Participants were students drawn from 21 elementary schools, who subsequently enrolled in 12 middle schools in two school districts in South Carolina. Once per year, data were collected in the school setting. During an initial data collection session, students completed a questionnaire and anthropometric measurements and received an accelerometer. During a second session, students returned the accelerometer. A parent/guardian also completed a questionnaire; 87% of responding parents were mothers. Prior to data collection, parent/guardian consent and child assent were obtained. Data were collected in 2010–2013 and analyzed in 2017. The IRB at the University of South Carolina approved the protocols.

      Measures

      PA (minutes/hour) was measured using accelerometers (ActiGraph GT1M and GT3X models). Each child wore an accelerometer for 7 consecutive days, except while bathing, swimming, or sleeping. Accelerometer counts in the vertical plane were collected and stored in 60-second epochs and reduced using methods previously described.
      • Catellier DJ
      • Hannan PJ
      • Murray DM
      • et al.
      Imputation of missing data when measuring physical activity by accelerometry.
      PA was defined as ≥100 counts/minute and included light, moderate, and vigorous intensity PA. To adjust for differences in accelerometer wear-time, PA was expressed as minutes of PA per hour of wear time. Data for Sundays were not used because of poor wear rates (<8 hours) and low reliability. Missing values for children with >2 days of ≥8 hours of wear each day were estimated by multiple imputation using Proc MI in SAS, version 9.3. A total of five data sets were imputed and then averaged for each variable. Prior to imputation, most children in the analysis sample had ≥4 qualifying days (80% at fifth grade, 75% at sixth grade, and 67% at seventh grade). On average, 73% of total possible records from Monday to Saturday were available over the 3 years.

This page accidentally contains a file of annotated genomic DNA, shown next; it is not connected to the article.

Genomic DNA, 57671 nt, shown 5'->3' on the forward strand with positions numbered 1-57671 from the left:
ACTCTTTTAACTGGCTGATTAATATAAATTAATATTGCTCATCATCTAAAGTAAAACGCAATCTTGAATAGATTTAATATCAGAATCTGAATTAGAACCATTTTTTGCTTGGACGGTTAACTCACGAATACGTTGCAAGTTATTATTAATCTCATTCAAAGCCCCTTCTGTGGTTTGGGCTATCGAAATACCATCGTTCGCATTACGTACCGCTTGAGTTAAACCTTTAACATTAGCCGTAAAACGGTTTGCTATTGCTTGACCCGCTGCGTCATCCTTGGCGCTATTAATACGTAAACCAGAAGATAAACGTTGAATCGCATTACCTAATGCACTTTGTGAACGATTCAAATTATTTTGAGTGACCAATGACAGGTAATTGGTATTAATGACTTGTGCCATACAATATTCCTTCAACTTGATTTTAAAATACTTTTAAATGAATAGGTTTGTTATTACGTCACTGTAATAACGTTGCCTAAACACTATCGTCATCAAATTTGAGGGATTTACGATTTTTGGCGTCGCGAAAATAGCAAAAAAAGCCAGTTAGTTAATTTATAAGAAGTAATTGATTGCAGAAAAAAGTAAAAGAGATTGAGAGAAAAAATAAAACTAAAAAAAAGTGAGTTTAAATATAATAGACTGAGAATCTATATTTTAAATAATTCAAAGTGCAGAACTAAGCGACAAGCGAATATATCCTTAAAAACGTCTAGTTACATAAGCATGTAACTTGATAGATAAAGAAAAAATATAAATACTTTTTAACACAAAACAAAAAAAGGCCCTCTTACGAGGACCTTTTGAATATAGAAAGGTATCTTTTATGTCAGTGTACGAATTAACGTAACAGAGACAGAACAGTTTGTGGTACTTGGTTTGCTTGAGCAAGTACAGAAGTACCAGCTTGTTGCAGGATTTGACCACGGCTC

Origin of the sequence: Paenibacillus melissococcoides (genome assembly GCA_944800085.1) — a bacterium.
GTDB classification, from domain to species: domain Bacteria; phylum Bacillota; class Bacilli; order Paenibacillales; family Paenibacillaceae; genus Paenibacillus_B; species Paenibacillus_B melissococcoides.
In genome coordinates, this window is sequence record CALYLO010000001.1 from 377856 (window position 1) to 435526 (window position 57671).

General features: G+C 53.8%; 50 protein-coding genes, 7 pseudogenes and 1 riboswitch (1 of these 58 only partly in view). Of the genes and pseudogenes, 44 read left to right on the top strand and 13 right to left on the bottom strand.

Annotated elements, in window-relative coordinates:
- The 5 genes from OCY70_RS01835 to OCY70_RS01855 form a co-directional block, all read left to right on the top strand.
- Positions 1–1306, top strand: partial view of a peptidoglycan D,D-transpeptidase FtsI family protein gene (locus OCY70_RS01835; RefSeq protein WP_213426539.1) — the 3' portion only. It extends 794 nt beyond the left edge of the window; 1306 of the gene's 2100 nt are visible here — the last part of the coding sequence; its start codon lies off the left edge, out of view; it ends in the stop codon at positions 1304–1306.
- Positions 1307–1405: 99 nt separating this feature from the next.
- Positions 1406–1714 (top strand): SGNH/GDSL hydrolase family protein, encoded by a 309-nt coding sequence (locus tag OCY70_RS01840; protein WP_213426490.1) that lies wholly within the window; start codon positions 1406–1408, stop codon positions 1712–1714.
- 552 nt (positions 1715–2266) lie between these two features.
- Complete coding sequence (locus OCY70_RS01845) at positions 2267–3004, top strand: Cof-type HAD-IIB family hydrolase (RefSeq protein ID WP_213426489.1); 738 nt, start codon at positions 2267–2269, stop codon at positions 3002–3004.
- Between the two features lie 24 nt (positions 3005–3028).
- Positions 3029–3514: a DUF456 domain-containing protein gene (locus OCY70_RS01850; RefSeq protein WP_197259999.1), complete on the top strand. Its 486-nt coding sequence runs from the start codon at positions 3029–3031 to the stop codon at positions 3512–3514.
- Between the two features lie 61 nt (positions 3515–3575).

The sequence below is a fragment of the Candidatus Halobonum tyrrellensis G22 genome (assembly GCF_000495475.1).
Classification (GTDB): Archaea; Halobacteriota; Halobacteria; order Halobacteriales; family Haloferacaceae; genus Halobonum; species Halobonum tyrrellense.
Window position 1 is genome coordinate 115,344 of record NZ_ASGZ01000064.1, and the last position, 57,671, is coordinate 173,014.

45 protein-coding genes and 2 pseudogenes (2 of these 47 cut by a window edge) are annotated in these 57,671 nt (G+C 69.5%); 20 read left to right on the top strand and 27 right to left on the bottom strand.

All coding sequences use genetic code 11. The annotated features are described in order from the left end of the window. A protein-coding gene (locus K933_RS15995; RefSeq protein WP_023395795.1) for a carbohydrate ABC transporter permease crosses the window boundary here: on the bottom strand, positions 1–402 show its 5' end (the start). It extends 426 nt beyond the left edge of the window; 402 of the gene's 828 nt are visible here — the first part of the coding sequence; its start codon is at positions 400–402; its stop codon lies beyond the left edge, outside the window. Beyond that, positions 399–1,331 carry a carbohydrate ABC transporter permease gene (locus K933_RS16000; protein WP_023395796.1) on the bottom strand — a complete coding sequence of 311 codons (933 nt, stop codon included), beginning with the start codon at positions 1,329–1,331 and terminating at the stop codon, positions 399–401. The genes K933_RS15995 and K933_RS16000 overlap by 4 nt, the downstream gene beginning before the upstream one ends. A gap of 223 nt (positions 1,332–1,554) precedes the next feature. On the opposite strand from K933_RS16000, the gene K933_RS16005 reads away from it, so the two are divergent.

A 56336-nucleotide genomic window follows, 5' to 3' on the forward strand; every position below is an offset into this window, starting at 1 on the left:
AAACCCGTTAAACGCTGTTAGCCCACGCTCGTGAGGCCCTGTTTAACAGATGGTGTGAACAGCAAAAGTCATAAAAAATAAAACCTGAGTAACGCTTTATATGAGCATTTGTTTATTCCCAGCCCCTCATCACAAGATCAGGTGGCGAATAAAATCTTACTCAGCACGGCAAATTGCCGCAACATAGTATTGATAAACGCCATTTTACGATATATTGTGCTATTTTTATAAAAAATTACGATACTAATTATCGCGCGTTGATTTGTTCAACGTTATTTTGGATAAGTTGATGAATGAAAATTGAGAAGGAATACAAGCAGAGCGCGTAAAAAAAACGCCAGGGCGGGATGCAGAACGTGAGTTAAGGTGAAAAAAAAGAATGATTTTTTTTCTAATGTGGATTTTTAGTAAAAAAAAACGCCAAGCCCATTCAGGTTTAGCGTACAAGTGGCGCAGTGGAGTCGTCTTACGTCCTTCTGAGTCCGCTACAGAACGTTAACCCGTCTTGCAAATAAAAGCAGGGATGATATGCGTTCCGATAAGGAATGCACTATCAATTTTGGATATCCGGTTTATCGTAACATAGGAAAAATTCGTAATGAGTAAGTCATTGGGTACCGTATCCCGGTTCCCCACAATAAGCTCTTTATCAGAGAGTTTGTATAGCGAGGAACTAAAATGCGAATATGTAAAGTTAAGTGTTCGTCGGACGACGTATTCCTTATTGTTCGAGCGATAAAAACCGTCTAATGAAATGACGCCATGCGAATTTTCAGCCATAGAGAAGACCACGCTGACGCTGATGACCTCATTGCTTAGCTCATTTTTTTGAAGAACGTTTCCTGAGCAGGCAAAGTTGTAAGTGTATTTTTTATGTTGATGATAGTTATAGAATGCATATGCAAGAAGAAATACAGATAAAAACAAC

Children's standing and seated heights were measured to the nearest 0.1 cm using a portable stadiometer. Leg length, used in calculating maturity offset, was estimated by subtracting seated height from standing height. Weight was measured to the nearest 0.1 kg using an electronic scale. The average of two measurements was used for both height and weight, and BMI was calculated (kg/m2). To assess maturational status, maturity offset was calculated using sex-specific equations from Mirwald and colleagues
      • Mirwald RL
      • Baxter-Jones AD
      • Bailey DA
      • Beunen GP
      An assessment of maturity from anthropometric measurements.
      as revised by Malina and Koziel.
      • Malina RM
      • Koziel SM
      Validation of maturity offset in a longitudinal sample of Polish boys.
      The student questionnaire included assessments of personal, social, and home environment variables. Child-reported personal variables included PA self-efficacy,
      • Dishman RK
      • Motl RW
      • Saunders RP
      • et al.
      Factorial invariance and latent mean structure of questionnaires measuring social-cognitive determinants of physical activity among black and white adolescent girls.
      • Motl RW
      • Dishman RK
      • Trost SG
      • et al.
      Factorial validity and invariance of questionnaires measuring social-cognitive determinants of physical activity among adolescent girls.
      • Saunders RP
      • Pate RR
      • Felton GM
      • et al.
      Development of questionnaires to measure psychosocial influences on children's physical activity.
      perceived barriers,
      • Dishman RK
      • Hales DP
      • Sallis JF
      • et al.
      Validity of social-cognitive measures for physical activity in middle-school girls.
      self-schema,
      • Kendzierski D
      Self-schemata and exercise.
      • Dishman RK
      • McIver KL